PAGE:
When the trailers for the Aliens movie came out the one thing that caught my attention was how little the look of the alien has changed over time. It is still as menacing and scary as it was when we first saw it. The got me thinking about what is so special about this design of the alien that we still relate to it after all these years. In contrast look at how many times the joker in the batman series has been revamped and you can see that it is actually possible to come up with a design that stay relevant over the years. Now before you say this post as nothing to do with technology let me give you the example of Google home page.
At first glance you will obviously agree that it’s even better now than it was in 2000. If you look closer you will see there are actually fewer controls on the page than when they started out. This minimalist approach has been a main stay of the google home page since day 1.
Now why is this important?
How many times have you gotten to your desk to do one thing and ended up doing something else entirely. We get distracted easily. You might notice this even on your phones. You pick it up to don one thing and end up doing some other task entirely. The reason is too many distractions. It’s very hard to get distracted when you’re on the google home page as say compared to the Microsoft home page or even Yahoo.
We often visit a website to get information or some work done. Try reading the newspaper when someone is talking to you, and your phone is ringing and your kid is pushing the paper from the other side. That’s what the experience feels like on other websites. Which begs the question do we need all this information now or just the ones that are relevant to what I am trying to achieve. It is more important to allow users to get started than the flood them with information about all the other things that they could potentially do.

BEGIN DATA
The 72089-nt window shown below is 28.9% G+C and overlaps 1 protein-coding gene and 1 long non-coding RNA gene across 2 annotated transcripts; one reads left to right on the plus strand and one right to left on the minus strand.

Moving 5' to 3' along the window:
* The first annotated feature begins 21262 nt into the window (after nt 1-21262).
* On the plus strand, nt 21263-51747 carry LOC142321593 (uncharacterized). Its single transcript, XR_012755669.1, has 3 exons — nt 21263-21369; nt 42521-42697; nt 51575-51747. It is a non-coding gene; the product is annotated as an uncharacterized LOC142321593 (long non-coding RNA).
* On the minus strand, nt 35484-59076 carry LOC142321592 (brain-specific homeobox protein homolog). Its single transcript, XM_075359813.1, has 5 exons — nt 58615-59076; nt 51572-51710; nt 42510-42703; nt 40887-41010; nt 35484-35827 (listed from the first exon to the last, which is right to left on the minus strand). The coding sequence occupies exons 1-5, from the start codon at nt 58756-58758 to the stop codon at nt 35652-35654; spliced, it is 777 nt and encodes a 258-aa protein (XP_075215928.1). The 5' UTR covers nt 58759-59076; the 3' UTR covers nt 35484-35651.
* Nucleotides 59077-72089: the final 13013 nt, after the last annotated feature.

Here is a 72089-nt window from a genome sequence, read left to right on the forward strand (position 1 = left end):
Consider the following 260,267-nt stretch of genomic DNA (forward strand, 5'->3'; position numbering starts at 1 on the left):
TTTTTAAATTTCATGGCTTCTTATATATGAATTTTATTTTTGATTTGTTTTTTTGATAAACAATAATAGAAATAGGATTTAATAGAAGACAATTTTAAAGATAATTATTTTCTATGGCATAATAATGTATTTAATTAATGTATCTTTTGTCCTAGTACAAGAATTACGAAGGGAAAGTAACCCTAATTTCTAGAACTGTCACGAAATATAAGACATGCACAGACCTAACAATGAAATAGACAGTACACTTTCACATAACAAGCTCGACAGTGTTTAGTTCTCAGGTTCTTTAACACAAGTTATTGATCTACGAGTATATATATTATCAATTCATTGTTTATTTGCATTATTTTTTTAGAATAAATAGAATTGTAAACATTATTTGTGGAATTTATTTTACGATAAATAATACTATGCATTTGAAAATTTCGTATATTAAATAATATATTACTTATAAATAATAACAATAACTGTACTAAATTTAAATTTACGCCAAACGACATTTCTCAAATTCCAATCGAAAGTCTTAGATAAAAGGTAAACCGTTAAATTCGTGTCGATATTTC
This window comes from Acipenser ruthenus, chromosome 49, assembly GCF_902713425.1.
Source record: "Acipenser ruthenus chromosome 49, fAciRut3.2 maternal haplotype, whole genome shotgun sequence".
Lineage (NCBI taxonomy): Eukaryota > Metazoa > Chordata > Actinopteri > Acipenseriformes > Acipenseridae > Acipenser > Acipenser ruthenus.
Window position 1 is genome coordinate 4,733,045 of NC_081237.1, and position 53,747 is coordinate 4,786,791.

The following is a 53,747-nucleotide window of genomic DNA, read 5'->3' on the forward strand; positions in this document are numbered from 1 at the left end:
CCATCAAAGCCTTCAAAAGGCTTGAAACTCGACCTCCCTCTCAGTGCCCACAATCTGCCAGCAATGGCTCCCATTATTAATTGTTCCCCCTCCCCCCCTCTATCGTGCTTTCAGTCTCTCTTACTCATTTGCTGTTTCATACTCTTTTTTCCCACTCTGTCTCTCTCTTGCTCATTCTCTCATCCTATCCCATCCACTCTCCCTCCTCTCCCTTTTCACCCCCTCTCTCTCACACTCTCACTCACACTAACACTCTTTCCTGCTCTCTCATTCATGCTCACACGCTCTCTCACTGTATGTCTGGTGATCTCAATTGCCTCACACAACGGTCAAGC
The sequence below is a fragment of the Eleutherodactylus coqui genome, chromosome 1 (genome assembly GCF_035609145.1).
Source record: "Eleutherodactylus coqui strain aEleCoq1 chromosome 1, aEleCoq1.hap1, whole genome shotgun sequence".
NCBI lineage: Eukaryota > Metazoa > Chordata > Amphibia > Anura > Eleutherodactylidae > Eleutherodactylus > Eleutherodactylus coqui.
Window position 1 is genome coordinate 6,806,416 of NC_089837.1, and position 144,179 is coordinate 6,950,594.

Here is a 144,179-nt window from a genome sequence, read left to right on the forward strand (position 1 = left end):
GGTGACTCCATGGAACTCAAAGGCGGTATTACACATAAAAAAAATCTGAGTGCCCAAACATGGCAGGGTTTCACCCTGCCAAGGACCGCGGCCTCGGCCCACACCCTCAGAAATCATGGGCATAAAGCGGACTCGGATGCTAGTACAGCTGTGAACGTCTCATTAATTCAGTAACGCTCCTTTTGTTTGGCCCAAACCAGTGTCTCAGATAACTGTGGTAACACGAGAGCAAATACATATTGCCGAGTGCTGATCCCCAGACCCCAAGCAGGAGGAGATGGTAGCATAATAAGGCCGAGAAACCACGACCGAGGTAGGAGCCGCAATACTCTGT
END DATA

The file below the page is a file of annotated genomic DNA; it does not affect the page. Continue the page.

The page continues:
So am I saying that everybody should adopt a minimalist design approach?
No. The idea here is to focus on how the functionality of the website improves the user experience. When was the last time any of us read the user manual for a product we bought? Why because designers have found way to make their product work out of the box with minimal know how.
Looks how far we have come from the tens of buttons on the old VCR (which only dad knew how to operate) to the sleek elegance of the DVD player (which basically anybody can use in just a few minutes). The DVD is obviously more complicated as a technology but the design masks the complexity allows users to get started ASAP. Reminds me of the time when I was a student I would decide if I wanted to read a book based on how thick it was.
Take inspiration from the auto industry where there are many iconic designs such as the VW Beatle or Porsche that have stuck with the basic formula for decades and never lost its charm. Probably because the design becomes a part of the products identity not just another aspect of it.
So the next time you design as website ask yourself:-
- Does the home page convey too much information that might not be relevant to the casual browser?
- Why Casual browser cause your regular customers already visited the site and have a handle of where they need to go so won’t spend too much time on the home page anyway. Like how you directly navigate to the login Page on most websites.
- Can I get actual work done directly on the homepage if not how many click before I can
- Is there a way to keep this website fresh without giving it plastic surgery every few months
- Can it be made any simpler?
I often see clients and developers get carried away with making things flashier and try to cram all the latest trends and design into a website to impress the user. The razzle and Dazzle might get me to notice but if I have to use the site regularly I am going to get bored soon. By the way the same goes to Reports too.
Remember the average attention span for your target audience has come down drastically in the last few decades and shoving text or long videos into your home page is a guaranteed way of making sure nobody reads it.